Pets and Why We Love Them

My husband, Bob, and I have been married for almost 33 years, and we completely agree on who is in charge at our house – the dogs.

We have two dachshunds, Cooper and Wally, and a Yorkshire terrier named Boo. All three are rescues who for some reason we’re not working out in their previous homes. They have individual cushioned crates, an orthopedic bed next to the fireplace for naps and each has a handmade collar. Between them, they have knocked holes in three screen doors, put a permanent sway in the back of the couch, and kept us from sleeping past 7 a.m. for more than a decade.

We adore them. And it turns out, they are probably helping us live longer.

According to the CDC, having a pet can add years to your life and a lot of happiness in those added years.

Nobody in our house can lie in bed all day. Everybody has to get up when the pups get up. Try sleeping in and a furry body and a cold nose will land on you. And you will play with them, give snuggles and hugs or they will climb on top of you until you do.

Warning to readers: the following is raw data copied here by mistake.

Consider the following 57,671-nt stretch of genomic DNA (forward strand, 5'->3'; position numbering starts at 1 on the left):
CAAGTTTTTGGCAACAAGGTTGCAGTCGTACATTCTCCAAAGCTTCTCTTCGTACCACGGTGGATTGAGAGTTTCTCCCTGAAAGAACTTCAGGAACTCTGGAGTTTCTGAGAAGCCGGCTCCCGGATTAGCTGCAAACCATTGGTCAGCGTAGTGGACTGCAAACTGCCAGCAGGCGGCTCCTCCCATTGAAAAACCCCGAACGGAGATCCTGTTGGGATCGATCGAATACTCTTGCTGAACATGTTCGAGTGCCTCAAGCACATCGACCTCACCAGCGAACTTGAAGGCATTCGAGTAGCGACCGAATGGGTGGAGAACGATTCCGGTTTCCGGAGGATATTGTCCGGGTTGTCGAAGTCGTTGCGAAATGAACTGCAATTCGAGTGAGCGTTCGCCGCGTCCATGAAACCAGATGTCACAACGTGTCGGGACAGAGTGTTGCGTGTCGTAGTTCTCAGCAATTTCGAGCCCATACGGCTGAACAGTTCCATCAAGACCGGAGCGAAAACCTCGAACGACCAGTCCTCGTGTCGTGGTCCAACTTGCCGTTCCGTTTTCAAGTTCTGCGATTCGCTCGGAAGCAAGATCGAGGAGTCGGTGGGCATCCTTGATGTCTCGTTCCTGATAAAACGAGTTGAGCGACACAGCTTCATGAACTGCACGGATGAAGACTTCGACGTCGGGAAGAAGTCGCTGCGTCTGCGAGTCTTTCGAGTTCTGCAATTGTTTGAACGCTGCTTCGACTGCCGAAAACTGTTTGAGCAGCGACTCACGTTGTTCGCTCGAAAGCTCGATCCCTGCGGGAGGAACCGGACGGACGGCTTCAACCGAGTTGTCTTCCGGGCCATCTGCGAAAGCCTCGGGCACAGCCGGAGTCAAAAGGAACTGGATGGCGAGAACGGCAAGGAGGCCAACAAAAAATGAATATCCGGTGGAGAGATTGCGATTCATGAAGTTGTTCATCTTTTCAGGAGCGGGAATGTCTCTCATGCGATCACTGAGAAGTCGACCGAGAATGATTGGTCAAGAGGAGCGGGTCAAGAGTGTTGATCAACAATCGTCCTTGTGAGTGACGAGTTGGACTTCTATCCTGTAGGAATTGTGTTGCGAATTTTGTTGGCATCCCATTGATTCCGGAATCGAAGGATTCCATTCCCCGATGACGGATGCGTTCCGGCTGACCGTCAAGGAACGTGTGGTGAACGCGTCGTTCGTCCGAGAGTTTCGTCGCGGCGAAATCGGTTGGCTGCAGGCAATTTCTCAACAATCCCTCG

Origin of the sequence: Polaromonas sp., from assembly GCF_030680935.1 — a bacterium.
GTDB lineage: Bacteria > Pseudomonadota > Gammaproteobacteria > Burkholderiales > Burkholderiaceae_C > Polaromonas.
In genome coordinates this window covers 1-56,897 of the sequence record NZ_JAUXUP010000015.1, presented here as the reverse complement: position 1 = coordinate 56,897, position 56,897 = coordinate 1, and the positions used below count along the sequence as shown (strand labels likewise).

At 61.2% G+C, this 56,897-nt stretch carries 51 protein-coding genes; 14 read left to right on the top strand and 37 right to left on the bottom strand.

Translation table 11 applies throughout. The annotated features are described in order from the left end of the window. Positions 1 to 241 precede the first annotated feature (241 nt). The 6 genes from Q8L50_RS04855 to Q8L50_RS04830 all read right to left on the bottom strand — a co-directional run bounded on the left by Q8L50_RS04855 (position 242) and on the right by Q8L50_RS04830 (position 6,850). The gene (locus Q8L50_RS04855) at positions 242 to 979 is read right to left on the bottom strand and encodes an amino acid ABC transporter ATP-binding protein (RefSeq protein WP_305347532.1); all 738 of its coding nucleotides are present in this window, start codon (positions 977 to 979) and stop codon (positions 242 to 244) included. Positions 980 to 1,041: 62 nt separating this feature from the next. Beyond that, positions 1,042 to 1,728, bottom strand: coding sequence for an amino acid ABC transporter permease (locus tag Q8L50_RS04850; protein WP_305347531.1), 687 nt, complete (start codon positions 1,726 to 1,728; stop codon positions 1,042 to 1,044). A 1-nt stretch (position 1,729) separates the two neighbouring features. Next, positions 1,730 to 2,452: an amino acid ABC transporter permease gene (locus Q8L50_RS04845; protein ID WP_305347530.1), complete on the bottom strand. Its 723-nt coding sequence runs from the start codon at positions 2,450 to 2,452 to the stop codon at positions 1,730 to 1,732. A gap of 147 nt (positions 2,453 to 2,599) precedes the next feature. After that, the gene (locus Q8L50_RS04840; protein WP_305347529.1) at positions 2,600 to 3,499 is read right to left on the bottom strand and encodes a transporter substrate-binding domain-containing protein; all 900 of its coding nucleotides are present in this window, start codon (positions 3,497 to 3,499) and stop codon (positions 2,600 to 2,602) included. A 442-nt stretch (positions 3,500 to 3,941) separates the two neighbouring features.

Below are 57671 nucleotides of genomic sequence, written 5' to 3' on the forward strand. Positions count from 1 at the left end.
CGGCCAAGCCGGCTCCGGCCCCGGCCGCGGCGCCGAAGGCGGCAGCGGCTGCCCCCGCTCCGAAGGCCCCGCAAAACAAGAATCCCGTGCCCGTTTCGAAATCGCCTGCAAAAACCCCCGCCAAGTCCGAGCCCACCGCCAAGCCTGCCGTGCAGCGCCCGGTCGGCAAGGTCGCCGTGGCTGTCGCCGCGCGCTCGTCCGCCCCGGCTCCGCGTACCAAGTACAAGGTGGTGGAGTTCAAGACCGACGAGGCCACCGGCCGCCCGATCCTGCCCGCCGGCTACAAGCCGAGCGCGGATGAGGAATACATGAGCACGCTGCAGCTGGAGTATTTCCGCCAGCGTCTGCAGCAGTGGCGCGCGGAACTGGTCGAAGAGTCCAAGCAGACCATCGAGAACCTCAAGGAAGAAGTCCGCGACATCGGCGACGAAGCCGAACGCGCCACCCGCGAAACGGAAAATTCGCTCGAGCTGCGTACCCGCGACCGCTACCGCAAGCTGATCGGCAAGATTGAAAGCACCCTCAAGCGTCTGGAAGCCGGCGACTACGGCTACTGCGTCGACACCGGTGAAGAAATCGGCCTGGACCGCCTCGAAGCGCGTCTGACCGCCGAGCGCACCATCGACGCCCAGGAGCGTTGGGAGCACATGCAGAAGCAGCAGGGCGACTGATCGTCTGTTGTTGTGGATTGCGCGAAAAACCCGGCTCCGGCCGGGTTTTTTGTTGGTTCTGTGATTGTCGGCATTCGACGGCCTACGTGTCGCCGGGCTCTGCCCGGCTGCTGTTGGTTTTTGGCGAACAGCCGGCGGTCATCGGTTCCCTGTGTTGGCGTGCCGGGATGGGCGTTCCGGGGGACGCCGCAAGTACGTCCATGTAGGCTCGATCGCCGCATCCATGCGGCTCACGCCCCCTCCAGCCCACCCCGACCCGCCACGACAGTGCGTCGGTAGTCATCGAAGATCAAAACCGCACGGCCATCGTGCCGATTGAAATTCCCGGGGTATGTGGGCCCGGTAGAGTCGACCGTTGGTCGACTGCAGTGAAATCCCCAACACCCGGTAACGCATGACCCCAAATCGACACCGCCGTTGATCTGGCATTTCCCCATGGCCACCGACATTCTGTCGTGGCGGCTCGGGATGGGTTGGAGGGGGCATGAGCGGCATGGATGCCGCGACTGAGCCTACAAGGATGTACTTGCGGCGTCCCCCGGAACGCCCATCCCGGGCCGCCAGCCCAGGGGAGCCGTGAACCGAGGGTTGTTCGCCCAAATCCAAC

Walking the dog will elevate you to hero status in our pups’ eyes, and it also helps us stay in shape.

Physical Benefits of Having a Pet

Having a pet can help lower blood pressure, decrease cholesterol and triglycerides, get you outside and increase your chances for socialization. Even the grumpy neighbors smile when they see the two wiener dogs and the fluff ball going for a walk.

And if you really want to burn some calories, just try giving a Yorkshire terrier a bath. Our Boo only weighs 7 pounds, but I’m pretty sure I burn off at least a couple just trying to wrangle him into the bathtub.

Of course, you have to be a responsible pet parent, cleaning up after him, washing your hands after cleaning up after him, and after playing with him.

And young children should be supervised around even the sweetest pets. Our boys are spoiled and generally good-natured, but even patient pups will snap if you push them too far. (FYI: So will humans.)

Older folks and people with weakened immune systems should talk to their veterinarians before getting a new pet.

We may have rescued our pups, but we could not imagine our home without them. We love our pets!

By Amanda Rogers for Surepoint Medical Centers


Amanda Rogers is a freelance writer based in Fort Worth, Texas

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